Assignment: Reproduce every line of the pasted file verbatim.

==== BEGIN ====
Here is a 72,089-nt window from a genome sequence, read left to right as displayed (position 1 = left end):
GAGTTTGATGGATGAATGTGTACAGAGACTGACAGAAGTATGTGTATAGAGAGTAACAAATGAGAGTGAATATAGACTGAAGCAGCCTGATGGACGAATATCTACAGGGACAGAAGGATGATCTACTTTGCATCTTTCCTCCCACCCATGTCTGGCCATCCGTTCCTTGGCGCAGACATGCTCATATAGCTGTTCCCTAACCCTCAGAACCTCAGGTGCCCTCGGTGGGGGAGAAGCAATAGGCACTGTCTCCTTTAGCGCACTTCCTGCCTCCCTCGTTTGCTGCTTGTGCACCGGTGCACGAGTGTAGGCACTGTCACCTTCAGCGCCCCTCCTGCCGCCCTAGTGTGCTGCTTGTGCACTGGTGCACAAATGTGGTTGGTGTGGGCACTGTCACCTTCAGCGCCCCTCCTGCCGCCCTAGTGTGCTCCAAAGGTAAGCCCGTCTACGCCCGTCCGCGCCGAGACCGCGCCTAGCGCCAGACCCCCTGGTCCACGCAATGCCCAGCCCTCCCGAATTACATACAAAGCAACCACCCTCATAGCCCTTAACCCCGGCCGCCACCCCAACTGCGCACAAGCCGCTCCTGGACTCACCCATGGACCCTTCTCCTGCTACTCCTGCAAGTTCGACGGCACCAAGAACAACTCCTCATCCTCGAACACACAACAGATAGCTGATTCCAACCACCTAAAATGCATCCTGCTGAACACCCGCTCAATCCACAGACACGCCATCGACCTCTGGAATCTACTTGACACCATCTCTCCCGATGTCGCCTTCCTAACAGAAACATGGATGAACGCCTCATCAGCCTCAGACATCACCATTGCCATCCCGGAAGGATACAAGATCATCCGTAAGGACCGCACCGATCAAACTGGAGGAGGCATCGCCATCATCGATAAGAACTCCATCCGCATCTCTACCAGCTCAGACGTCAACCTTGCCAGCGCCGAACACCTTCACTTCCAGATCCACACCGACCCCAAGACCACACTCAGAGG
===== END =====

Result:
Here is a 72,089-nt window from a genome sequence, read left to right as displayed (position 1 = left end):
GAGTTTGATGGATGAATGTGTACAGAGACTGACAGAAGTATGTGTATAGAGAGTAACAAATGAGAGTGAATATAGACTGAAGCAGCCTGATGGACGAATATCTACAGGGACAGAAGGATGATCTACTTTGCATCTTTCCTCCCACCCATGTCTGGCCATCCGTTCCTTGGCGCAGACATGCTCATATAGCTGTTCCCTAACCCTCAGAACCTCAGGTGCCCTCGGTGGGGGAGAAGCAATAGGCACTGTCTCCTTTAGCGCACTTCCTGCCTCCCTCGTTTGCTGCTTGTGCACCGGTGCACGAGTGTAGGCACTGTCACCTTCAGCGCCCCTCCTGCCGCCCTAGTGTGCTGCTTGTGCACTGGTGCACAAATGTGGTTGGTGTGGGCACTGTCACCTTCAGCGCCCCTCCTGCCGCCCTAGTGTGCTCCAAAGGTAAGCCCGTCTACGCCCGTCCGCGCCGAGACCGCGCCTAGCGCCAGACCCCCTGGTCCACGCAATGCCCAGCCCTCCCGAATTACATACAAAGCAACCACCCTCATAGCCCTTAACCCCGGCCGCCACCCCAACTGCGCACAAGCCGCTCCTGGACTCACCCATGGACCCTTCTCCTGCTACTCCTGCAAGTTCGACGGCACCAAGAACAACTCCTCATCCTCGAACACACAACAGATAGCTGATTCCAACCACCTAAAATGCATCCTGCTGAACACCCGCTCAATCCACAGACACGCCATCGACCTCTGGAATCTACTTGACACCATCTCTCCCGATGTCGCCTTCCTAACAGAAACATGGATGAACGCCTCATCAGCCTCAGACATCACCATTGCCATCCCGGAAGGATACAAGATCATCCGTAAGGACCGCACCGATCAAACTGGAGGAGGCATCGCCATCATCGATAAGAACTCCATCCGCATCTCTACCAGCTCAGACGTCAACCTTGCCAGCGCCGAACACCTTCACTTCCAGATCCACACCGACCCCAAGACCACACTCAGAGG